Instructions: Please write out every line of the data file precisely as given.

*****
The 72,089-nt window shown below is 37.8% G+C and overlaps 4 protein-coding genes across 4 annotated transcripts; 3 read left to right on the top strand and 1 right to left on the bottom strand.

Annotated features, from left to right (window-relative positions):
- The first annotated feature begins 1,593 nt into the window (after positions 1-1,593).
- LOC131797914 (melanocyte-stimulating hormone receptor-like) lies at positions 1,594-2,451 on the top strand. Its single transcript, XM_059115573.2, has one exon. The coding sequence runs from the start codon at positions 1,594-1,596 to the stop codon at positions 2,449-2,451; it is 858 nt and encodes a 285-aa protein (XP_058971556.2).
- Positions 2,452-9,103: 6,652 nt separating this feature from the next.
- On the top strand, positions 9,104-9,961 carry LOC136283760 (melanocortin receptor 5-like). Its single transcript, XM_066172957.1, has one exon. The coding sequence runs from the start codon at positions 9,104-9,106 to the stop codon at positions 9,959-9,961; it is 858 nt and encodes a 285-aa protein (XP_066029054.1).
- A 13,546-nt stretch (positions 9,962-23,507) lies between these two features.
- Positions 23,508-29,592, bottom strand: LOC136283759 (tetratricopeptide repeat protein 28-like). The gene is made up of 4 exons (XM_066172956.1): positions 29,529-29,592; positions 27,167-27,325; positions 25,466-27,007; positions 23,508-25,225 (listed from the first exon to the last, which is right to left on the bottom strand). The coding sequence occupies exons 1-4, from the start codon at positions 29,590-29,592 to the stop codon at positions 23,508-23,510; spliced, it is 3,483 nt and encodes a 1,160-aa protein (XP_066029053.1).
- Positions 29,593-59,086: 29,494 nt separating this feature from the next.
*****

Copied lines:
The 72,089-nt window shown below is 37.8% G+C and overlaps 4 protein-coding genes across 4 annotated transcripts; 3 read left to right on the top strand and 1 right to left on the bottom strand.

Annotated features, from left to right (window-relative positions):
- The first annotated feature begins 1,593 nt into the window (after positions 1-1,593).
- LOC131797914 (melanocyte-stimulating hormone receptor-like) lies at positions 1,594-2,451 on the top strand. Its single transcript, XM_059115573.2, has one exon. The coding sequence runs from the start codon at positions 1,594-1,596 to the stop codon at positions 2,449-2,451; it is 858 nt and encodes a 285-aa protein (XP_058971556.2).
- Positions 2,452-9,103: 6,652 nt separating this feature from the next.
- On the top strand, positions 9,104-9,961 carry LOC136283760 (melanocortin receptor 5-like). Its single transcript, XM_066172957.1, has one exon. The coding sequence runs from the start codon at positions 9,104-9,106 to the stop codon at positions 9,959-9,961; it is 858 nt and encodes a 285-aa protein (XP_066029054.1).
- A 13,546-nt stretch (positions 9,962-23,507) lies between these two features.
- Positions 23,508-29,592, bottom strand: LOC136283759 (tetratricopeptide repeat protein 28-like). The gene is made up of 4 exons (XM_066172956.1): positions 29,529-29,592; positions 27,167-27,325; positions 25,466-27,007; positions 23,508-25,225 (listed from the first exon to the last, which is right to left on the bottom strand). The coding sequence occupies exons 1-4, from the start codon at positions 29,590-29,592 to the stop codon at positions 23,508-23,510; spliced, it is 3,483 nt and encodes a 1,160-aa protein (XP_066029053.1).
- Positions 29,593-59,086: 29,494 nt separating this feature from the next.